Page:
Can you do a video tutorial showing how this is best done? That would be very helpful for non-pro's editors like me.
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2019-05-22 10:08:18

by Han 2019-05-22 08:48:09 Can you do a video tutorial showing how this is best done? That would be very helpful for non-pro's editors like me.
Potentially! Thanks for the idea, we'll think about it.
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2019-11-10 06:17:45

This method doesn’t produce good results.

The resulting top layer isn’t preserving all of texture, just kind of half-way doing it.

I however have taken a Pixelmator Pro document, exported it as a PSD, had another program on my iPad do its handy frequency separation magic, bring it back with newly created separate layers, and then I was able to continue on smoothing skin in Pixelmator Pro. To be clear, there is no way to smooth skin as it stands now.

I need a high-pass top layer (in Linear), and a blurred bottom layer, so that I can smooth out skin discolorations on the bottom, and fix texture issues on top. Cheers, guys.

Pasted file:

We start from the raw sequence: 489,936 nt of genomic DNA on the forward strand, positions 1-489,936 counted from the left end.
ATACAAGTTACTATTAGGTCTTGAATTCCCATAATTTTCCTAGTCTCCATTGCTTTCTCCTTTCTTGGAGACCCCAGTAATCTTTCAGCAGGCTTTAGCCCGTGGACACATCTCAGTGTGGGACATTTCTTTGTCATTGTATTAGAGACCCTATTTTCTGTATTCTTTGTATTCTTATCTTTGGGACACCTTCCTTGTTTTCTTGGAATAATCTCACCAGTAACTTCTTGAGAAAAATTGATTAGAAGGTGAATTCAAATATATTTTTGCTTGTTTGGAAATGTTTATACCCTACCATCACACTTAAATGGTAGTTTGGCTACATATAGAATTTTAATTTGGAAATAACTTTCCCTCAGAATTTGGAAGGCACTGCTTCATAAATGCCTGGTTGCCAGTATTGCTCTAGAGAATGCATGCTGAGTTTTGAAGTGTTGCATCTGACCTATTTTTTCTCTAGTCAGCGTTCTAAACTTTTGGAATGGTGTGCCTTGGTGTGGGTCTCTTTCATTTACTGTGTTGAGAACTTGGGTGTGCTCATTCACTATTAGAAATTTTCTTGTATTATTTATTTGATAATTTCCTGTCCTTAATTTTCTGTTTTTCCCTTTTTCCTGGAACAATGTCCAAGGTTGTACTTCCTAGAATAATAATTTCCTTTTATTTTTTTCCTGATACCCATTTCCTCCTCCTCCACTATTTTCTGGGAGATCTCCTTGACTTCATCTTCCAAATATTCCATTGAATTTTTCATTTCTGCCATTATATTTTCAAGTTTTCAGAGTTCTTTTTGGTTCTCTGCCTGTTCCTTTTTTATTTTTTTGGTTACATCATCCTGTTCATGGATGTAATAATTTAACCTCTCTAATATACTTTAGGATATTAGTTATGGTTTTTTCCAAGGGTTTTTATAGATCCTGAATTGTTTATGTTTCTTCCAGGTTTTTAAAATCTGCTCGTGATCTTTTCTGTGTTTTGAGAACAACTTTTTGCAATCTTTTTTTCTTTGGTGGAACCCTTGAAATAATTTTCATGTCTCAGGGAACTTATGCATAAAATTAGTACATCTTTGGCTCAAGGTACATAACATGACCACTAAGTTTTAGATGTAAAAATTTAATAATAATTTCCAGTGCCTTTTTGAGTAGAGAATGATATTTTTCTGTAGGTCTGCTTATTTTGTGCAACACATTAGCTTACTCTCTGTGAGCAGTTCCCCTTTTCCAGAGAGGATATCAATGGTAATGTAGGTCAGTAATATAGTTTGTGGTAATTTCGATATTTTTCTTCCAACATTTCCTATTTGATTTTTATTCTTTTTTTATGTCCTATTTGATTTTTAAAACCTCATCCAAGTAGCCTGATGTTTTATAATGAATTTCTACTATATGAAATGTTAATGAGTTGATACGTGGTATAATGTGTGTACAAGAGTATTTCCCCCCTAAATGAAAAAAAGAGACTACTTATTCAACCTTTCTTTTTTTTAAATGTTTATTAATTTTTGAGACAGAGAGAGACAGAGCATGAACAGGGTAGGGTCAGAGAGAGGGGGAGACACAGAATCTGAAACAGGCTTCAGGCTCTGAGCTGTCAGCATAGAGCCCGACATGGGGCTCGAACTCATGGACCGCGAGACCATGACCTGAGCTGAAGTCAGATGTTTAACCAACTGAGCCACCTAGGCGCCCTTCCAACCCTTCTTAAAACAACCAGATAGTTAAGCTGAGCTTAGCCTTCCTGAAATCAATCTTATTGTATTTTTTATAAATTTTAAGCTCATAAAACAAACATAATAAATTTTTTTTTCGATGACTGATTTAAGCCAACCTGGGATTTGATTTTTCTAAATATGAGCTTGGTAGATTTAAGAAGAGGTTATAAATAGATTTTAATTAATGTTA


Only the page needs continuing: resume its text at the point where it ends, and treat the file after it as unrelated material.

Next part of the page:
Edit:

Holy crap I figured it out! The trick is to not desaturate the layer first! Do everything else and now I have a perfectly frequency-separated file!

Edit #2

I made a tutorial → https://www.pixelmator.com/community/vi ... =6&t=17286
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2019-11-11 09:59:56

Out of interest, when you were desaturating before, were you using the color adjustments or the effects to desaturate? Because that's what may have been giving you incorrect results...
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2019-11-12 10:01:18

I was using effects, but I believe it comes down to different purposes. I think your method is good if you’re looking to get some pop of detail (?). But the two layers don’t blend into the original. I found an old Gimp tutorial and applied it to us: don’t desaturate, don’t linear light top layer.
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2019-11-13 15:22:55

Ah, the reason I asked is the Saturation slider in the color adjustments is perception-based (as is the entire color model for the color adjustments), while this most likely requires more of the purely mathematical desaturation. But that's just a hunch, to be honest.